Once upon a time, the news was only 15 minutes long and middle-class families huddled around a tiny black-and-white screen, TV dinners on their laps, awaiting weekly sitcoms that depicted an all-white world in which mom wore pearls and heels as she baked endless pies. If this seems a distant past, that’s a measure of just how much TV has changed—and changed us. Weaving together personal memoir, social and political history, and reflecting on key moments in the history of news broadcasting and prime time entertainment, Susan Bordo opens up the 75-year-old time-capsule that is TV and illustrates what a constant companion and dominant cultural force television has been, for good and for bad, in carrying us from the McCarthy hearings and The Adventures of Ozzie and Harriet to Mad Men, Killing Eve, and the emergence of our first reality TV president. Object Lessons is published in partnership with an essay series in The Atlantic.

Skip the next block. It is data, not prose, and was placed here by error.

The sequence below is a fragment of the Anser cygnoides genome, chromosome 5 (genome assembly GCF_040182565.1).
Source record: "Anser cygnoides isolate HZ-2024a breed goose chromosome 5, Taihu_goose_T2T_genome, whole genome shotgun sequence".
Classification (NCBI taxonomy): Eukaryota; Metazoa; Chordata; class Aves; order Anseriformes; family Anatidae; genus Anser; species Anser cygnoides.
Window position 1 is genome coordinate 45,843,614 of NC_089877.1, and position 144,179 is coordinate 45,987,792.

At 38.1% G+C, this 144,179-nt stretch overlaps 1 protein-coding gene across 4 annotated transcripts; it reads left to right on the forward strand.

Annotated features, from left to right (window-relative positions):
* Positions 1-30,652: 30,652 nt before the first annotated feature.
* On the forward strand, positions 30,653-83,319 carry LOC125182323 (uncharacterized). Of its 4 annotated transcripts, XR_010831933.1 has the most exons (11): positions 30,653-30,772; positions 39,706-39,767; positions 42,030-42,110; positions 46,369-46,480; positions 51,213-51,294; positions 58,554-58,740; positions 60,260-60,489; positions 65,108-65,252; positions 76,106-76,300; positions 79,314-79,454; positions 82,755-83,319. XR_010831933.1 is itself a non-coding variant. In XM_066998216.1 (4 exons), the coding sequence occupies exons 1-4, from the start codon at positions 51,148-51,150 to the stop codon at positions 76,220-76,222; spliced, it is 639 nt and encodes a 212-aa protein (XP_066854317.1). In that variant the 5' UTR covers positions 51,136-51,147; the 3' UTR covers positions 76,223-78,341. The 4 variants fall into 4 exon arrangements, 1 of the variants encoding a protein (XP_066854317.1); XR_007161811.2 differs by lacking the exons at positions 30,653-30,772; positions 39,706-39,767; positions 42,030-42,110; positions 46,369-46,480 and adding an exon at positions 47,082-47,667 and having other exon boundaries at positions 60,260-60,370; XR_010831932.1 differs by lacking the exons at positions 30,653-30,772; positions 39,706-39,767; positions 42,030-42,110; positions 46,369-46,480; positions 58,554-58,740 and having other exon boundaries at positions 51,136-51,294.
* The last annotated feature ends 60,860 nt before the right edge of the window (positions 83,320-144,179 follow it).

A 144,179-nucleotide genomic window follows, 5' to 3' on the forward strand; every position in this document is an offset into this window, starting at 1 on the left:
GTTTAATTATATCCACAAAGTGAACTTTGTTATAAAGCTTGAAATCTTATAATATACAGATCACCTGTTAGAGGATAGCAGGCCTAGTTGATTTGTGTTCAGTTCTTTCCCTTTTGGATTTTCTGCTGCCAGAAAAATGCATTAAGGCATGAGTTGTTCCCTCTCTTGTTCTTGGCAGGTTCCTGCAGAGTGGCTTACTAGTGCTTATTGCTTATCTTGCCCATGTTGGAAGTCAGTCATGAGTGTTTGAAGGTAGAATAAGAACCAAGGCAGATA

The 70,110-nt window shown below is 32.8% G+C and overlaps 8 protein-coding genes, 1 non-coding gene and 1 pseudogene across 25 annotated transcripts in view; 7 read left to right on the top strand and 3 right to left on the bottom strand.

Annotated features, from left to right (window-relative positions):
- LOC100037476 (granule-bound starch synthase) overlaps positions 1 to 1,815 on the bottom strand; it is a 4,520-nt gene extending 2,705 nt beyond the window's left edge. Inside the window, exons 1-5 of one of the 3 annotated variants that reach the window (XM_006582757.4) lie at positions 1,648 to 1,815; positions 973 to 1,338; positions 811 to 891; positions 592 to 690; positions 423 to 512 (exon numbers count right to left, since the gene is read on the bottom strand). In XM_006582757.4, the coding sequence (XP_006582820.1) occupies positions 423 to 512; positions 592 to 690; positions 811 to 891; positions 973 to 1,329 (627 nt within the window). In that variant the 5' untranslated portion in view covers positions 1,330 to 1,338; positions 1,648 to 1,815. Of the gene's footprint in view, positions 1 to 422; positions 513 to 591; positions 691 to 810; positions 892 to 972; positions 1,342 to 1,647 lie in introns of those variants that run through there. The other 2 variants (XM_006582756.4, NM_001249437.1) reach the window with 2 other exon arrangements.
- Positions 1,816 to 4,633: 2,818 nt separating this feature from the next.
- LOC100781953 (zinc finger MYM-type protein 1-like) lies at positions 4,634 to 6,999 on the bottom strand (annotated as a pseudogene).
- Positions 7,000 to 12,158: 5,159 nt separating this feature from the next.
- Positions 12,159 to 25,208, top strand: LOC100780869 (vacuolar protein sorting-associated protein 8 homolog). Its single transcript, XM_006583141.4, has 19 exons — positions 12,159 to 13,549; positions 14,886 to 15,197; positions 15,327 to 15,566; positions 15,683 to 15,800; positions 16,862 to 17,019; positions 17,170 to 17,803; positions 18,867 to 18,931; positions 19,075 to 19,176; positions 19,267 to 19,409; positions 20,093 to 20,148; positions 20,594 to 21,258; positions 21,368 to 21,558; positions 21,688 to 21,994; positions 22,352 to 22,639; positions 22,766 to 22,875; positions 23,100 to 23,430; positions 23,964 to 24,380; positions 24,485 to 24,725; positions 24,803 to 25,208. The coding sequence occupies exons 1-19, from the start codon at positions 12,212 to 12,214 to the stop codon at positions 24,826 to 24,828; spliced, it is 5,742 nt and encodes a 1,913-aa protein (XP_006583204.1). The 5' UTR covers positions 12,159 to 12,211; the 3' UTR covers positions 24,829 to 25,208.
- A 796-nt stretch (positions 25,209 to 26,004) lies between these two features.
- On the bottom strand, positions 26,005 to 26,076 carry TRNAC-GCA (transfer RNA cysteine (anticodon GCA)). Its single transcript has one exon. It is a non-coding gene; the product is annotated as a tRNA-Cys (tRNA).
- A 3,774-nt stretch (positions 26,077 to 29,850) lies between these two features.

Meet the Author
Susan Bordo is Professor Emerita at the University of Kentucky, USA, where she held the Otis A. Singletary Chair in Humanities. She has published many influential books, on subjects that range from femininity, masculinity, and the body (Unbearable Weight: Feminism, Western Culture and the Body and The Male Body: A New Look at Men in Public and in Private) to Anne Boleyn (The Creation of Anne Boleyn) and, most recently, The Destruction of Hillary Clinton, a play-by-play account of the gendered double-standards and stereotypes, political forces and media culture that contributed to Clinton’s loss in the 2016 election (2017) and Imagine Bernie Sanders as a Woman and Other Writing on Politics and the Media 2016-2019 (2020.) Her widely cited books and articles are considered paradigms of accessible, interdisciplinary scholarship.